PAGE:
AbstractThe twentieth century has been called the century of the refugee. The sheer size, scope and persistence of refugee movements was a defining feature of that century because at no other time in history have people so regularly been forced to flee their homes in search of safety. The plight of refugees - both in their flight from home and in their search for a place of exile - is suggestive of the power of ideas about identity in deciding who belongs and who is displaced, stateless and alien.
This study explores the significance of these ideas about identity through a case study of the arrival, settlement and experiences of two groups of Spanish and central European refugee children in Britain between 1937 and 1945. It begins by tracing a discourse on Englishness that betrays a contemporary concern for the future survival of the English nation and goes on to investigate how these concerns shaped negotiations for the arrival of refugee children. The principal aim of these negotiations, it is argued, was to ensure the protection of English national identity.
The specific form of protection required varied according to the specific group of children under discussion and was based on stereotypical representations of the two groups of children. These representations of the children inscribed them with identities, measured them against the qualities of Englishness and justified the intervention of government in order to guarantee the continued health, peace and prosperity of England. For the Spanish/Basque children the government priority was to protect national health and the political stability of national life. For the Jewish children the aim of government policy was not to stimulate anti-Semitism by exceeding the national 'absorptive capacity'. The resulting carefully controlled settlement of the children, drawn up with various refugee agencies and covering housing, health and education, is analysed in detail throughout this study.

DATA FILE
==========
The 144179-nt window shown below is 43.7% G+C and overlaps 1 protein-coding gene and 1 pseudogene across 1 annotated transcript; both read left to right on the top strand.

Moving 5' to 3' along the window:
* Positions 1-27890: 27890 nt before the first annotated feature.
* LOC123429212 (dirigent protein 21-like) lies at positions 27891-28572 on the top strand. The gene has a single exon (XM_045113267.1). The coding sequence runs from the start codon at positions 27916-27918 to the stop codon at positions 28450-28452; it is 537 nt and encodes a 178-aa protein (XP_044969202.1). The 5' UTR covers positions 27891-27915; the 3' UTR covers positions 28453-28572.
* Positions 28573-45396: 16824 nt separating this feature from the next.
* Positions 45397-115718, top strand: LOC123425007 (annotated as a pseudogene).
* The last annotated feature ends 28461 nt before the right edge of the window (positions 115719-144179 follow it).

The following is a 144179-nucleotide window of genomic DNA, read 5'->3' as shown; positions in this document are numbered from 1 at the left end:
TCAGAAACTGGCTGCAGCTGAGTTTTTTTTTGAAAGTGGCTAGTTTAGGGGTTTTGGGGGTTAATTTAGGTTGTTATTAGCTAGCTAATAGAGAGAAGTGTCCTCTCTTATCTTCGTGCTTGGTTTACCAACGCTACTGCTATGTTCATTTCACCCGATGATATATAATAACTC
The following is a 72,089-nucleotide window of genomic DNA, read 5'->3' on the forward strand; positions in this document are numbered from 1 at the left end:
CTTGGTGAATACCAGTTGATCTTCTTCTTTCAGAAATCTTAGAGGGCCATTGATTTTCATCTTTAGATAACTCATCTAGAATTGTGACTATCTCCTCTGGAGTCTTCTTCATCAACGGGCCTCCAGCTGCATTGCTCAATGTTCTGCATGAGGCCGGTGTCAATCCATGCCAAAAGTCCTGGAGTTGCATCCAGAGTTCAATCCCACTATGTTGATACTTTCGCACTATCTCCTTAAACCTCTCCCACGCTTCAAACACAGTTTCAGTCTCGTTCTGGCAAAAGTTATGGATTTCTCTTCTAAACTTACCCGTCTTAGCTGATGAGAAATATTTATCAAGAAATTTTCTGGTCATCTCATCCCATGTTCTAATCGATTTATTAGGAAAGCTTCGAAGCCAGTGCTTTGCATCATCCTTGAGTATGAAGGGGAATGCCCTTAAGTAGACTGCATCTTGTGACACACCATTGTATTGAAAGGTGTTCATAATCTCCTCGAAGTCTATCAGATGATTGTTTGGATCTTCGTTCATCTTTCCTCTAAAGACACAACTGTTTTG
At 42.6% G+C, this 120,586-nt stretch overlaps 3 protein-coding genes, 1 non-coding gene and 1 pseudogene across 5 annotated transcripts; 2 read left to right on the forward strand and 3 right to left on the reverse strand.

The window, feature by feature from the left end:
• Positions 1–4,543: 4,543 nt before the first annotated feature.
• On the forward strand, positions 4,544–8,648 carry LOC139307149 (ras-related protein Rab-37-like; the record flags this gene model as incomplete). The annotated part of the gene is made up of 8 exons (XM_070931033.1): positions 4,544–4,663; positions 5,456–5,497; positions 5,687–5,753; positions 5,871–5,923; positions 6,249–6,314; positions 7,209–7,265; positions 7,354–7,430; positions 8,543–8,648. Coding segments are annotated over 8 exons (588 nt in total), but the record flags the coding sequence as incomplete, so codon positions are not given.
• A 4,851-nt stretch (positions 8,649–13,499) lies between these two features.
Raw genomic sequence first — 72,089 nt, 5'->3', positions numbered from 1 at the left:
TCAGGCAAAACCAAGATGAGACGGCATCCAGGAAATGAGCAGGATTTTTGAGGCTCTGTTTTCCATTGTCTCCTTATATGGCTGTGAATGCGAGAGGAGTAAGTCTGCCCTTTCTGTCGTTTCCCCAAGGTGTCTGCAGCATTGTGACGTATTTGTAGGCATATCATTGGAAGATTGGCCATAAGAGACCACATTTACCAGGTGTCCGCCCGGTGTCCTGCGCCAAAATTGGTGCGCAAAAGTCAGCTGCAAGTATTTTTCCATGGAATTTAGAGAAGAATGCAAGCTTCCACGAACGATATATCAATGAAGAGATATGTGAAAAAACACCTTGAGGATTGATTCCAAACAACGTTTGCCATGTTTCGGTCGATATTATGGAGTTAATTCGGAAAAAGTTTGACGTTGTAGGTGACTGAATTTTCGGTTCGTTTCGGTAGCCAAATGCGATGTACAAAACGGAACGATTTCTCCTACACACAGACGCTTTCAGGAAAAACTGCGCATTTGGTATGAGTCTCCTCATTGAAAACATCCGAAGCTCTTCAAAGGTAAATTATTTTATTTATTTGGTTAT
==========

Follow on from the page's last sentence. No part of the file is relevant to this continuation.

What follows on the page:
In this study attention is also given to the role that the children's cultural and educational capital played in their adaptation to exile. It analyses how children were able to adapt to their experiences in exile by drawing on their own cultural and educational agency. In doing so it questions accounts of migration that focus on assimilation and explores instead the hybrid identities that were developed by refugee children who became adept at negotiating with the culture of Englishness.
|Date of Award||2000|
|Sponsors||Newman University College|
|Supervisor||Ian Grosvenor (Supervisor)|
- world war 2
- Spanish civil war
- child refugees
- Jewish refugees
- Basque refugees
- national identity